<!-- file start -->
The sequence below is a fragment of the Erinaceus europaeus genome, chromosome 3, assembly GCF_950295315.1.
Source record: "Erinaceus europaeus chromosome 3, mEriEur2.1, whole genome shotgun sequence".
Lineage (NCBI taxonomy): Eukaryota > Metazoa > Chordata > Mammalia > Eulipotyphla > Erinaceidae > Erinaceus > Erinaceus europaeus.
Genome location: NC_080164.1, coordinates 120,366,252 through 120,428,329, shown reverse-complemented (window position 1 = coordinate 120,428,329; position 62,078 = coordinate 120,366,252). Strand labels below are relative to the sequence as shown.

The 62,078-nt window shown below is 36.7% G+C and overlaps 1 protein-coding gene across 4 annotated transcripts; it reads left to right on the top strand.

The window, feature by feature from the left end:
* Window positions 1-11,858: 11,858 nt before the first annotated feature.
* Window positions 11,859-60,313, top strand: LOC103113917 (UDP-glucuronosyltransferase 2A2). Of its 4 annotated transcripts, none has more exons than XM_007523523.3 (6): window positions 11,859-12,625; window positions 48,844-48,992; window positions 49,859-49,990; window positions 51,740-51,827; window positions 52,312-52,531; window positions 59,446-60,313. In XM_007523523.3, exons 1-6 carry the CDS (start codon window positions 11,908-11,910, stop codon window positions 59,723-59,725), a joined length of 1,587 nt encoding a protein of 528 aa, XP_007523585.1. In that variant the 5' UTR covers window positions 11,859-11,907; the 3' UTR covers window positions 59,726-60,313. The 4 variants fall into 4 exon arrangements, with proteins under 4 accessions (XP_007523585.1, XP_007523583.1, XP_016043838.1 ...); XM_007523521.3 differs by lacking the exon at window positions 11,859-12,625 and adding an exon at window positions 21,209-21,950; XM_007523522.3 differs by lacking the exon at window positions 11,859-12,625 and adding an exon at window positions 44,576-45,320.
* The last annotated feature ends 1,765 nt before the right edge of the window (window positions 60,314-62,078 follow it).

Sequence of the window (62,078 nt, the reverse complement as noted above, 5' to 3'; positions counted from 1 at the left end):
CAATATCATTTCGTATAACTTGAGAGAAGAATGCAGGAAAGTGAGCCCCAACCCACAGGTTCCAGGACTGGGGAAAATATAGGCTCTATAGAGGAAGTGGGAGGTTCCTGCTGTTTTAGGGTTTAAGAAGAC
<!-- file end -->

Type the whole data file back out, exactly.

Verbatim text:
The sequence below is a fragment of the Erinaceus europaeus genome, chromosome 3, assembly GCF_950295315.1.
Source record: "Erinaceus europaeus chromosome 3, mEriEur2.1, whole genome shotgun sequence".
Lineage (NCBI taxonomy): Eukaryota > Metazoa > Chordata > Mammalia > Eulipotyphla > Erinaceidae > Erinaceus > Erinaceus europaeus.
Genome location: NC_080164.1, coordinates 120,366,252 through 120,428,329, shown reverse-complemented (window position 1 = coordinate 120,428,329; position 62,078 = coordinate 120,366,252). Strand labels below are relative to the sequence as shown.

The 62,078-nt window shown below is 36.7% G+C and overlaps 1 protein-coding gene across 4 annotated transcripts; it reads left to right on the top strand.

The window, feature by feature from the left end:
* Window positions 1-11,858: 11,858 nt before the first annotated feature.
* Window positions 11,859-60,313, top strand: LOC103113917 (UDP-glucuronosyltransferase 2A2). Of its 4 annotated transcripts, none has more exons than XM_007523523.3 (6): window positions 11,859-12,625; window positions 48,844-48,992; window positions 49,859-49,990; window positions 51,740-51,827; window positions 52,312-52,531; window positions 59,446-60,313. In XM_007523523.3, exons 1-6 carry the CDS (start codon window positions 11,908-11,910, stop codon window positions 59,723-59,725), a joined length of 1,587 nt encoding a protein of 528 aa, XP_007523585.1. In that variant the 5' UTR covers window positions 11,859-11,907; the 3' UTR covers window positions 59,726-60,313. The 4 variants fall into 4 exon arrangements, with proteins under 4 accessions (XP_007523585.1, XP_007523583.1, XP_016043838.1 ...); XM_007523521.3 differs by lacking the exon at window positions 11,859-12,625 and adding an exon at window positions 21,209-21,950; XM_007523522.3 differs by lacking the exon at window positions 11,859-12,625 and adding an exon at window positions 44,576-45,320.
* The last annotated feature ends 1,765 nt before the right edge of the window (window positions 60,314-62,078 follow it).

Sequence of the window (62,078 nt, the reverse complement as noted above, 5' to 3'; positions counted from 1 at the left end):
CAATATCATTTCGTATAACTTGAGAGAAGAATGCAGGAAAGTGAGCCCCAACCCACAGGTTCCAGGACTGGGGAAAATATAGGCTCTATAGAGGAAGTGGGAGGTTCCTGCTGTTTTAGGGTTTAAGAAGAC